The southern reedbuck, rietbok or common reedbuck (Redunca arundinum) is a diurnal antelope typically found in southern Africa. It was first described by Pieter Boddaert, a Dutch physician and naturalist, in 1785. It is placed in the genus Redunca and family Bovidae. This antelope has an average mass of 58 kg (128 lb) and a body length of about 134–167 cm (53–66 in).
The coat is silky and almost woolly. The color of its coat ranges between light- and greyish-brown, and may be lighter on the neck and chest. A small, black, bare glandular patch can be noticed at the base of each ear. White fur covers the under parts and the areas near the lips and chin. The tail is white underside, and appears short and bushy. Southern reedbucks measure an average of 85 cm (33 in) at the shoulder. Females lack horns. Males bear forward-curving horns, about 35–45 cm (14–18 in) long, with the base having a distinct band of pale, rubbery tissue.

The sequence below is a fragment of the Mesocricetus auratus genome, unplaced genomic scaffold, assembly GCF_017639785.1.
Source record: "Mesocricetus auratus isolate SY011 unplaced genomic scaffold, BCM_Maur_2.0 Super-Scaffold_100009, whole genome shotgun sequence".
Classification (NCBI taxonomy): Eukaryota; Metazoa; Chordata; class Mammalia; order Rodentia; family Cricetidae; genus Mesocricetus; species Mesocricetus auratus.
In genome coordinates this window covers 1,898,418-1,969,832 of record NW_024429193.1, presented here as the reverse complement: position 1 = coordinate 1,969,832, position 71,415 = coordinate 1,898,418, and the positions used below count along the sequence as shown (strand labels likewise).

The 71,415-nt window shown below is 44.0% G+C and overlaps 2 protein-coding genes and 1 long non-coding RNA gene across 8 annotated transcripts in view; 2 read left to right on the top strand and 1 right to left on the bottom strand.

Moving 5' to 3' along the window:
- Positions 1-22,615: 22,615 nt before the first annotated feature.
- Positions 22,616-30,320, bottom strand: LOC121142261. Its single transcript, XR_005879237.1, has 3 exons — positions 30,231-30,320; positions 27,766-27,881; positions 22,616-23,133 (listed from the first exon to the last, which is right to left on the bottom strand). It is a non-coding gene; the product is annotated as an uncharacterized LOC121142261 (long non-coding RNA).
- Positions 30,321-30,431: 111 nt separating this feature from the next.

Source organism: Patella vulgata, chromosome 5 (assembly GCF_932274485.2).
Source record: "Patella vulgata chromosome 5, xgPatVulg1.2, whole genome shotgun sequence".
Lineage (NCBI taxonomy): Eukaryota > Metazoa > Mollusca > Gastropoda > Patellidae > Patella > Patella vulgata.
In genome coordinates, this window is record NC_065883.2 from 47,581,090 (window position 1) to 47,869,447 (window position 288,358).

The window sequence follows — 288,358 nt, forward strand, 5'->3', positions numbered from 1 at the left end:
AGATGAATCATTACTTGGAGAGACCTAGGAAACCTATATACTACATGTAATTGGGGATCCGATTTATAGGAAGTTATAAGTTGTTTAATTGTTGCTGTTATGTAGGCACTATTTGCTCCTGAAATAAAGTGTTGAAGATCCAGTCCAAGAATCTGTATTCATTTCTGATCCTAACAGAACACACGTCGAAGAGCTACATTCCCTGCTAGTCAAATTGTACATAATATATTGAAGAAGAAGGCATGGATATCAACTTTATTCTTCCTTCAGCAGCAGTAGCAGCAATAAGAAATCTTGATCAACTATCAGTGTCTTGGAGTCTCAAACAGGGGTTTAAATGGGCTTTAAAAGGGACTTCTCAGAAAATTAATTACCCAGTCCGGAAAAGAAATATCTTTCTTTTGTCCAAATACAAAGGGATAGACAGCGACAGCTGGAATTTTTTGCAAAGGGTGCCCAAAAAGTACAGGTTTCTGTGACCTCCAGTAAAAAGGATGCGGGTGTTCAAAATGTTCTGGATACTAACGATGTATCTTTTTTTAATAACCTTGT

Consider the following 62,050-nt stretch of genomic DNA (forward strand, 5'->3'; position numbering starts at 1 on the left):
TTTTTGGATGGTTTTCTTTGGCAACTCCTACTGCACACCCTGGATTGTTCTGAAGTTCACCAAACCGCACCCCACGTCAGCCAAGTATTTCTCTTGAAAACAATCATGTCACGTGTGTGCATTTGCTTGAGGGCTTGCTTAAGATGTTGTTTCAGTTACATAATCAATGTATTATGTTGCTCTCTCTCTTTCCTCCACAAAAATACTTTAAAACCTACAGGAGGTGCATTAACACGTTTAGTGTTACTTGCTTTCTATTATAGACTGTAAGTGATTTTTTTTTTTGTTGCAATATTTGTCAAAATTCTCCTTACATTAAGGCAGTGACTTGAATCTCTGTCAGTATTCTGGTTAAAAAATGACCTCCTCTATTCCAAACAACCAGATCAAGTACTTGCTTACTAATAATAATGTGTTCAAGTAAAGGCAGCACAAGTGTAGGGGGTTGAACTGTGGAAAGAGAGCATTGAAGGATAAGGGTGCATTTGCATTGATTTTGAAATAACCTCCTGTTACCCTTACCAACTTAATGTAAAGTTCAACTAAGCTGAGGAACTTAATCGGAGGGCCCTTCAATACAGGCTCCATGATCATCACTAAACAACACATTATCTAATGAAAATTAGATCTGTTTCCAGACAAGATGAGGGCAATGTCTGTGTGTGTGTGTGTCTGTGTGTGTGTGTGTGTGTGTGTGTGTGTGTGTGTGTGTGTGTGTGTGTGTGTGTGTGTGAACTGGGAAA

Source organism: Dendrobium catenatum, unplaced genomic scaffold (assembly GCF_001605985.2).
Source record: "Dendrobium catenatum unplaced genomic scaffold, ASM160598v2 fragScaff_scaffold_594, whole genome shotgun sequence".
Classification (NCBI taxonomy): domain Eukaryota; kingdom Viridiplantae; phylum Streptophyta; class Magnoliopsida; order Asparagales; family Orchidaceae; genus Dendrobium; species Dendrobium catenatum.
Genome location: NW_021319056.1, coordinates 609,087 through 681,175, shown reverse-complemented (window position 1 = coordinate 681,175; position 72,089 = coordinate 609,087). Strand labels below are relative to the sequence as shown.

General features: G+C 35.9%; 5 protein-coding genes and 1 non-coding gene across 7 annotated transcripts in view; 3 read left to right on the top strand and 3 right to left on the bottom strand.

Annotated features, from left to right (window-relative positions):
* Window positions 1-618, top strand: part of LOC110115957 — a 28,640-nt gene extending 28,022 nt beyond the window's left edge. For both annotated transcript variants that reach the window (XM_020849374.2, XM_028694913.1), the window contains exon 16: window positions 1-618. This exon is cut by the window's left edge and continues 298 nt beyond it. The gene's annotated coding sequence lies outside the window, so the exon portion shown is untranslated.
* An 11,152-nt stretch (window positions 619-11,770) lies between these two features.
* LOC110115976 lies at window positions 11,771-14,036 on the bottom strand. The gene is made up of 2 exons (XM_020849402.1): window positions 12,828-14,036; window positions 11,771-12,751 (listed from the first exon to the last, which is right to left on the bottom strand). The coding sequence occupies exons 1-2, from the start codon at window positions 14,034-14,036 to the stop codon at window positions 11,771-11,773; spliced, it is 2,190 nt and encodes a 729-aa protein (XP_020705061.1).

As a herbivore, the reedbuck mainly feeds on grasses. It also eats herbs and reeds. It never enters into water, though it inhabits places with water sources. It needs to drink water every few days to several times a day during the dry season.
Southern reedbucks have a wide distribution, stretching from Gabon and Tanzania to South Africa. Their range seems to extend to the Miombo woodlands on the north. They inhabit moist grasslands with tall grass, reeds, sufficient cover, and water nearby, such as floodplains, pastures, woodlands, and valleys. They are common in seasonally flooded valleys near the Malagarasi River. They also occur in the southern savannas of Tchibanga and Ndende (in Zaire).